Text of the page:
For several years I’ve been making recordings of church choirs, usually accompanied by an organ. I’ve been using a pair of Behringer C-2 small diaphragm cardioid condenser microphones, and until now I’ve been reasonably pleased with my technique – and then I tried the ORTF technique.
In the past, I’ve always used the X-Y technique, where two cardioid microphones are arranged so their tips are in the same position, and angled 90° apart.
I’ve been using a pair of small diaphragm cardioid condenser microphones to capture the choir in stereo. My small diaphragm microphones have fairly poor low frequency response so I’ve been adding a single large diaphragm condenser microphone to pick up the low frequencies, and adding it to the mix with a low-pass filter of about 100 Hz – effectively playing the role of a subwoofer. I record multitrack, so it’s possible to decide on the levels later on, and omit the extra mic if necessary.
So this week, for no particular reason I remembered the ORTF stereo technique and decided to try that at Candlemas choral evensong. I really hoped it would work out because the choir were singing one of my favourite pieces – When to the temple Mary went by Johannes Eccard.
In the ORTF technique, two cardioid microphones are angled 110° apart, with their tips 17cm away from each other. This mimics human ears.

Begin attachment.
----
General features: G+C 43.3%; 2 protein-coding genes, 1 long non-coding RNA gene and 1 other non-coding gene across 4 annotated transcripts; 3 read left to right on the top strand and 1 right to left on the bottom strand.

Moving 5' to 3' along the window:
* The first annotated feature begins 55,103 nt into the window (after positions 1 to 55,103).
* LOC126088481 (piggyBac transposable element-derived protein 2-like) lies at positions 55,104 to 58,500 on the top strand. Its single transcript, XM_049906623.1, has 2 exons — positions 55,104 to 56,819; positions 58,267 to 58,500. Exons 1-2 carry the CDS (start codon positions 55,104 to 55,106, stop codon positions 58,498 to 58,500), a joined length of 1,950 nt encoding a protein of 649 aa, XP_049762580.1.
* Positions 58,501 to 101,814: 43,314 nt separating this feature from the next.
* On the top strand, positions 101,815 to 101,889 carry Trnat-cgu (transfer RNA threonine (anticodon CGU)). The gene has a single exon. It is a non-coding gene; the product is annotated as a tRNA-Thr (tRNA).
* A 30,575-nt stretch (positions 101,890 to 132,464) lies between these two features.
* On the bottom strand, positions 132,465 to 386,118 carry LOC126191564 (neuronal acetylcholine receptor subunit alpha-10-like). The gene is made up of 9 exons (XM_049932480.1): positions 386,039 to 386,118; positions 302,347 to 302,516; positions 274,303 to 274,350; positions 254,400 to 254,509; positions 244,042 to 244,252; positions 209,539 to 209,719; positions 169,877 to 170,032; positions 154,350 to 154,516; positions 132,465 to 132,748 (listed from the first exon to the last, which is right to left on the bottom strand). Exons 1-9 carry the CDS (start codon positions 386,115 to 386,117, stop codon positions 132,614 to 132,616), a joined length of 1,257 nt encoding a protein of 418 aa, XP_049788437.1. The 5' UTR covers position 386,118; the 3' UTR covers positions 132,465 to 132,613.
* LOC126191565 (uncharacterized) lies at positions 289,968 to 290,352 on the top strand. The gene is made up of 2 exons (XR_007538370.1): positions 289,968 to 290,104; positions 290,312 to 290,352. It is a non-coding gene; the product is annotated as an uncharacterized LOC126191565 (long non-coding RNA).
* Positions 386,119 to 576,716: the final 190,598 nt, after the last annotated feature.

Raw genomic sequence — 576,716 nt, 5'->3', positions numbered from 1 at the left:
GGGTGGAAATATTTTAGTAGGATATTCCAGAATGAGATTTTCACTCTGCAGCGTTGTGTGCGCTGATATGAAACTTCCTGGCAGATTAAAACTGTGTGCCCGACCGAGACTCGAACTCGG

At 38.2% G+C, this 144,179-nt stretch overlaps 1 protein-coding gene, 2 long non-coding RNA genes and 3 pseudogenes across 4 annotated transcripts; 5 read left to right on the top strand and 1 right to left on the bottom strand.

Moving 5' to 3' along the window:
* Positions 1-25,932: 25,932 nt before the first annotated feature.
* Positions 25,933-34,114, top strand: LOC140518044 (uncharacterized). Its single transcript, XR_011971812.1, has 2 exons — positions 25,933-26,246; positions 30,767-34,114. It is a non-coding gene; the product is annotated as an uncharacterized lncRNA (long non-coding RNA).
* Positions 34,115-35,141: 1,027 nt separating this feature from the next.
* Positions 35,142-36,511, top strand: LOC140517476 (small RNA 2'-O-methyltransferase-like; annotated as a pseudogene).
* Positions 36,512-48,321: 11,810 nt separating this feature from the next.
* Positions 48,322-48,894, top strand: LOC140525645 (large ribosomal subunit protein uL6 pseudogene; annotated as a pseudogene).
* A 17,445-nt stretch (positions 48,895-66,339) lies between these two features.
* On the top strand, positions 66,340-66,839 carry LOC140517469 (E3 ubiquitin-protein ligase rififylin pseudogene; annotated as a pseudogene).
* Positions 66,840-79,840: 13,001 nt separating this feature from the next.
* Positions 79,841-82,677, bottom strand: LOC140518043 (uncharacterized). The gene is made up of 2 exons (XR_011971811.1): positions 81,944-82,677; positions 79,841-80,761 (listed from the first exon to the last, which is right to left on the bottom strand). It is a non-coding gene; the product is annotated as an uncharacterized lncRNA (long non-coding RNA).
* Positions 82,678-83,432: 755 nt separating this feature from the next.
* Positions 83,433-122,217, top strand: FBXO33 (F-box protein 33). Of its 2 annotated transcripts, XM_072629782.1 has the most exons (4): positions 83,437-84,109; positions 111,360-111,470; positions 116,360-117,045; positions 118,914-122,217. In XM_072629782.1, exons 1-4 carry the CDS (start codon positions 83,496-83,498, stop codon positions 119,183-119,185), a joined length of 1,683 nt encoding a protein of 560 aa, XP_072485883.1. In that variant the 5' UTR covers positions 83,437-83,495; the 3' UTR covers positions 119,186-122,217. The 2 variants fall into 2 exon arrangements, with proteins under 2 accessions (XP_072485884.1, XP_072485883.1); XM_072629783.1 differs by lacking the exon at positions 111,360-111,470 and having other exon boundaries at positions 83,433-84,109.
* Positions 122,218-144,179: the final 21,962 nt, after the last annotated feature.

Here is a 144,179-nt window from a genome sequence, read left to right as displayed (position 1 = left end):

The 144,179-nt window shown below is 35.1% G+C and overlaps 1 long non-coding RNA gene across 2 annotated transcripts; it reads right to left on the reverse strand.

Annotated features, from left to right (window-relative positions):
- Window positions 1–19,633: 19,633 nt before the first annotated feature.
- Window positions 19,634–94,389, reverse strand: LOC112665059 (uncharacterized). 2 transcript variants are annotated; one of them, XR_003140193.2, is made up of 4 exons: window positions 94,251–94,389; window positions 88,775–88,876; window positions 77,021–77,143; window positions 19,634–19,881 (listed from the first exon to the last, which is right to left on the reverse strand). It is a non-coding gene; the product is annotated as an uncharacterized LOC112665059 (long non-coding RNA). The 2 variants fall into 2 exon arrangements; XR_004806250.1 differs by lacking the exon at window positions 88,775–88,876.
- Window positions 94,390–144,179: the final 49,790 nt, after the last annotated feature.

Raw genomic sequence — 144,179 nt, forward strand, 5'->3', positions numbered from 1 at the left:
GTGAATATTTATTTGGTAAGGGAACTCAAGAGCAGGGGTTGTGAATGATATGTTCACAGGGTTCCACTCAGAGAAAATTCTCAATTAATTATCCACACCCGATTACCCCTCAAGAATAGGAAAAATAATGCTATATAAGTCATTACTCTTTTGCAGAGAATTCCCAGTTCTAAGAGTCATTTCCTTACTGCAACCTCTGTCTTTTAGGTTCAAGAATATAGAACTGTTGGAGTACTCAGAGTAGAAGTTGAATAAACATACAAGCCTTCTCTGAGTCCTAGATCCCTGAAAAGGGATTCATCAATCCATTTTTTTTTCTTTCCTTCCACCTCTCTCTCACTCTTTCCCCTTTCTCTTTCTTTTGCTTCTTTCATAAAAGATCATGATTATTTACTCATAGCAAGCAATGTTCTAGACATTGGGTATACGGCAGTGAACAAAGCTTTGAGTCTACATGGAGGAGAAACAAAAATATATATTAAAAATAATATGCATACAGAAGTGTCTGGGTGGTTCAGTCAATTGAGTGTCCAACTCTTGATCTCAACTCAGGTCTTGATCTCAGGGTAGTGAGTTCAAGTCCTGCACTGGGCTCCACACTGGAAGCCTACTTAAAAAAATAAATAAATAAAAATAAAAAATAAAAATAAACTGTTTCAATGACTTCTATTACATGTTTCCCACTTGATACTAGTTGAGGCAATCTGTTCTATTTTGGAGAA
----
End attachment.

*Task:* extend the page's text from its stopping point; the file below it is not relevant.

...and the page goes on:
On paper, ORTF gives a more realistic stereo image, at the expense of being not quite phase-safe if flattened to mono. That’s a gamble I’m prepared to take – I can’t think of any real reason why this choral recording would be played back in mono. I also added my large diaphragm to pick up the rumble of the organ.
Theory is all well and good, but how did the ORTF technique stand up in the real world? Well, I thought it sounded great. The choir was bright and clear and yet smooth and rich – the dainty sounds of the vowels showed through clearly without being overly sibilant. Stereo placement is excellent and the image is a pleasure to listen to.
As expected, there was a lot less room ambience and reverb picked up – presumably because the microphones are facing more towards the side walls. I think I could fix this by moving the pair of microphones around the building. However, it had a nice side effect that it also picked up less of the congregation’s fidgeting, which is always a bonus when recording a church service.
Surprisingly, the low frequency pickup of the small diaphragm condensers seems vastly improved in the ORTF arrangement, so I didn’t even bother listening to the track recorded on the large diaphragm.
So I think that settles it. For this kind of work in the future I will be using the ORTF stereo microphone technique, provided I can experiment with the microphone positioning to capture the best room ambience 🙂
3 thoughts on “ORTF microphone technique”
Thank you very much for your detailed information! I read your explanations and comparison between c-2 and c-4 mics before buying the c-2 today. Regards.
hi…. the images are not visible. ups!
Thanks for letting me know! I migrated my blog to a new hosting provider and some of the images didn’t transfer properly. Fixed it now!